Using the ephedra ban as a springboard, the nonprofit policy organisation Institute of Medicine (IOM) has released a report calling for an enhanced adverse event reporting (AER) system for dietary supplements and botanicals in particular.
Under the 1994 Dietary Supplement Health and Education Act, supplements are regulated like foods instead of drugs, meaning they are considered safe unless proved otherwise. The ephedra ban—which took the Food and Drug Administration years of data gathering and deliberation before acting—highlighted the need to improve upon the system of assessing supplement safety.
?What the report did was to reiterate what is written in DSHEA,? said IOM committee member Elizabeth Jeffery, a professor of nutrition at the University of Illinois-Urbana. ?That is, that FDA should take action when a supplement presents an unreasonable risk, not wait until a product proves itself harmful by leaving dead bodies in the emergency room.?
The report, sponsored by the FDA, aims to establish a new analytical framework for regulating supplements. It recommends using animal data, in vitro tests and other nonhuman reports to help decide a botanical?s safety.
It says historical use may not be enough by itself to demonstrate a supplement?s safety. Labels should include a toll-free number for consumers and health professionals to call in health problems or concerns. Manufacturers should provide the FDA with all available safety data, pro and con, before marketing a new supplement. And it says reformulating products is grounds for making the reformulation a new dietary ingredient.
?Clearly, the recommendation that talks about reformulation is cause for concern within the industry,? said David Seckman, president of the National Nutritional Foods Association. ?Just because someone changes a formulary, to go through an NDI is not correct or needed.?
AER system is supported
Over the next several months, the FDA will provide additional information to explain and implement the tools available to the agency under DSHEA to act against unsafe supplements and false or misleading labelling claims. This comes in addition to recent good manufacturing practices regulations now being finalised.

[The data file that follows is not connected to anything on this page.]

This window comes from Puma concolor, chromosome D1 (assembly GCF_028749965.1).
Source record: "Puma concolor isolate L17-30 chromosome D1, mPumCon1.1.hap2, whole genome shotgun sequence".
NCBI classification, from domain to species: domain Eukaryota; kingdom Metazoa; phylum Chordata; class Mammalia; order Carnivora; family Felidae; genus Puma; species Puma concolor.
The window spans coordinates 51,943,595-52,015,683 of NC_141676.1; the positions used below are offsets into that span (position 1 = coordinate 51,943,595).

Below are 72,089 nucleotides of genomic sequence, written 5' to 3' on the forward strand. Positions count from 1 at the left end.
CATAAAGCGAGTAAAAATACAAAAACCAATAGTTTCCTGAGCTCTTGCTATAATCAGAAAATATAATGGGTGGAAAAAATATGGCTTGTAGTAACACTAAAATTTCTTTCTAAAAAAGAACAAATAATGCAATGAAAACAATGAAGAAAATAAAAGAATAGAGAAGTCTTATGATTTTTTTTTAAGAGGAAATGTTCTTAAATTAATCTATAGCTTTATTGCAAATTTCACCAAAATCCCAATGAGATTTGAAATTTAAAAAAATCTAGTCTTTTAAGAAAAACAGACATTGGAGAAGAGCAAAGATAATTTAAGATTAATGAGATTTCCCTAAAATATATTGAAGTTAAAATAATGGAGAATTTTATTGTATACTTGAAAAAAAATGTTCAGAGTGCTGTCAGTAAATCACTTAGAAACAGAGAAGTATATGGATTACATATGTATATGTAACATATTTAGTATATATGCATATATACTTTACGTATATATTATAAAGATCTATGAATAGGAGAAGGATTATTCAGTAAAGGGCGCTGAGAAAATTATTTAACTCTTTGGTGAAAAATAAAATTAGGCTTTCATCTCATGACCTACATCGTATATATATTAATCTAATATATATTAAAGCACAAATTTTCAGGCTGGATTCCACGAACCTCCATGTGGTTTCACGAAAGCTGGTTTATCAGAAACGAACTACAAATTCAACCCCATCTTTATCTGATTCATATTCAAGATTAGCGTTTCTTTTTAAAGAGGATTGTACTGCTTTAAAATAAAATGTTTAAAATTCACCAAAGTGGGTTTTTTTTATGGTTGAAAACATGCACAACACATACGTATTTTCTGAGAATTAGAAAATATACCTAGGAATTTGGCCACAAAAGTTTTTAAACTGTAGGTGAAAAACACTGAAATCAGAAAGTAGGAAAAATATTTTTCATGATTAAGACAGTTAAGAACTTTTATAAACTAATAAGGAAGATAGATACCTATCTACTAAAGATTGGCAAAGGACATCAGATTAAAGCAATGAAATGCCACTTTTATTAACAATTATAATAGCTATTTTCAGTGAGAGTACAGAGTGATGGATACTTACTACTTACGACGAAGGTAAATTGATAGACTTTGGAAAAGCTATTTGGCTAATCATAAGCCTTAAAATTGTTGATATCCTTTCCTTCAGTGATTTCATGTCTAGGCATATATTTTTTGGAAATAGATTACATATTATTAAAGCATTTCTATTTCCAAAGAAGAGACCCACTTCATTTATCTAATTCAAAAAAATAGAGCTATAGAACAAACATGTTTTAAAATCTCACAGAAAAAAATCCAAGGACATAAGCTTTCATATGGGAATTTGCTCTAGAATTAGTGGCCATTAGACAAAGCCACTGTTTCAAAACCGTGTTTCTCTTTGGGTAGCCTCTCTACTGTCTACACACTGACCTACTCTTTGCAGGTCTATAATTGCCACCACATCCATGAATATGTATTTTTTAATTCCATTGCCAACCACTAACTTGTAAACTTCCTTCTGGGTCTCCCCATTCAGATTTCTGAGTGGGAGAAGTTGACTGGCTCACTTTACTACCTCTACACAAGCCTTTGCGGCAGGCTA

?We will support mandatory reporting of serious adverse effects,? said Annette Dickinson, president of the Council for Responsible Nutrition. ?We?re not talking headaches or stomachaches but serious complaints. For 99.9 per cent of our products, this is not a heavy burden.?
While the IOM report is a step toward creating an adverse event reporting system, some in the industry are concerned with what final passage might look like. This is because the FDA has said they will use the approach used to ban ephedra in assaying other supplements.
?I believe the FDA should have acted against ephedra. There isn?t anything wrong with it, but it was misused for 10 years and now they?ve acted in a way that could be damaging to the industry,? said Gerald Kessler, CEO of Nature?s Plus, a supplements maker in New York. ?Even products that are not banned by the FDA could disappear from the market as manufacturers are unable to provide the costly and exhaustive material the FDA could ask for on benefits.?
Is a regime change needed?
An AER regime could help regain consumer confidence in the quality of supplements, and could forestall a greater DSHEA overhaul.
While most bills currently in Congress seek to limit the availability of various substances deemed a threat to public safety, some in the industry point to new regulatory regimes in other countries as a way forward in revitalising the US botanicals market.
The European Directive on Traditional Herbal Medicines is one such scenario. Closer to home, Canada has just overhauled its traditional medicines market.
?What Canada just did is a huge breakthrough. If you?re selling a traditional medicine, you get to call it a medicine, you get to say what the product is used for, even if you cross the ?cure/treat/prevent/mitigate? line,? said Michael McGuffin, president of the American Herbal Products Association. ?That language is no longer the property of pharmaceutical manufacturers.?
Researcher Stephen Bent, a professor at the University of California-San Francisco who has just published a review of herbal medicines in the April American Journal of Medicine, advocates a new regulatory category for herbs that includes pre-market testing to ensure product safety and make botanicals more like over-the-counter drugs.
?Herbs have unique considerations, largely due to the complexity of standardising the mixtures of ingredients, so a separate regulatory system makes sense,? said Bent. ?Since pre-market studies would be a huge cost to the industry and are not likely to happen, improved AERs would help.?